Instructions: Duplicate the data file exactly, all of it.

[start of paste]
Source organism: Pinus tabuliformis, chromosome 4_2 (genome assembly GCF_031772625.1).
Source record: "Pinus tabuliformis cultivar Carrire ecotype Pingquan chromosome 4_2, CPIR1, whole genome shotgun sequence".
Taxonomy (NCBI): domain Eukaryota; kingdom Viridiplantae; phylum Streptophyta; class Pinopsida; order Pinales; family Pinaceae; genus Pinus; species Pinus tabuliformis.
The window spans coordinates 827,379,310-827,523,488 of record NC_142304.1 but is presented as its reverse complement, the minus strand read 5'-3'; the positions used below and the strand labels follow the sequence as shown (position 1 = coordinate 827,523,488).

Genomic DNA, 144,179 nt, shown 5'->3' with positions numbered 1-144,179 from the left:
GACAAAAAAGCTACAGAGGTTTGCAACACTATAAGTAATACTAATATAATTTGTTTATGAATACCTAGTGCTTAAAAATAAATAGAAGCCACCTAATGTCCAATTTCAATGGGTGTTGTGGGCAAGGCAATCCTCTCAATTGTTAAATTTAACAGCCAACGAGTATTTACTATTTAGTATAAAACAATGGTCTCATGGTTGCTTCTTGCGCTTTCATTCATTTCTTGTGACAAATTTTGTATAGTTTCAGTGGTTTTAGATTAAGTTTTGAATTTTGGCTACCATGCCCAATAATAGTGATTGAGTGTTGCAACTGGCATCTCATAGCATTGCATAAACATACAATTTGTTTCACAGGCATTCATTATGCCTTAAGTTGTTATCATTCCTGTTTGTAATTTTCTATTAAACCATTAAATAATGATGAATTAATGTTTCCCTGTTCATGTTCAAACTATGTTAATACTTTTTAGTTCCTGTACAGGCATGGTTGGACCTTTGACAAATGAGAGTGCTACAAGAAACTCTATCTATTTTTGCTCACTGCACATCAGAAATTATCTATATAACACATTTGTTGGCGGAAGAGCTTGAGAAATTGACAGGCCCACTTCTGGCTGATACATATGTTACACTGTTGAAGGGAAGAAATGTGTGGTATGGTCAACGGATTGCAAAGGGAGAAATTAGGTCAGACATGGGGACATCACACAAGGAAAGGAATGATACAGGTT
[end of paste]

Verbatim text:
Source organism: Pinus tabuliformis, chromosome 4_2 (genome assembly GCF_031772625.1).
Source record: "Pinus tabuliformis cultivar Carrire ecotype Pingquan chromosome 4_2, CPIR1, whole genome shotgun sequence".
Taxonomy (NCBI): domain Eukaryota; kingdom Viridiplantae; phylum Streptophyta; class Pinopsida; order Pinales; family Pinaceae; genus Pinus; species Pinus tabuliformis.
The window spans coordinates 827,379,310-827,523,488 of record NC_142304.1 but is presented as its reverse complement, the minus strand read 5'-3'; the positions used below and the strand labels follow the sequence as shown (position 1 = coordinate 827,523,488).

Genomic DNA, 144,179 nt, shown 5'->3' with positions numbered 1-144,179 from the left:
GACAAAAAAGCTACAGAGGTTTGCAACACTATAAGTAATACTAATATAATTTGTTTATGAATACCTAGTGCTTAAAAATAAATAGAAGCCACCTAATGTCCAATTTCAATGGGTGTTGTGGGCAAGGCAATCCTCTCAATTGTTAAATTTAACAGCCAACGAGTATTTACTATTTAGTATAAAACAATGGTCTCATGGTTGCTTCTTGCGCTTTCATTCATTTCTTGTGACAAATTTTGTATAGTTTCAGTGGTTTTAGATTAAGTTTTGAATTTTGGCTACCATGCCCAATAATAGTGATTGAGTGTTGCAACTGGCATCTCATAGCATTGCATAAACATACAATTTGTTTCACAGGCATTCATTATGCCTTAAGTTGTTATCATTCCTGTTTGTAATTTTCTATTAAACCATTAAATAATGATGAATTAATGTTTCCCTGTTCATGTTCAAACTATGTTAATACTTTTTAGTTCCTGTACAGGCATGGTTGGACCTTTGACAAATGAGAGTGCTACAAGAAACTCTATCTATTTTTGCTCACTGCACATCAGAAATTATCTATATAACACATTTGTTGGCGGAAGAGCTTGAGAAATTGACAGGCCCACTTCTGGCTGATACATATGTTACACTGTTGAAGGGAAGAAATGTGTGGTATGGTCAACGGATTGCAAAGGGAGAAATTAGGTCAGACATGGGGACATCACACAAGGAAAGGAATGATACAGGTT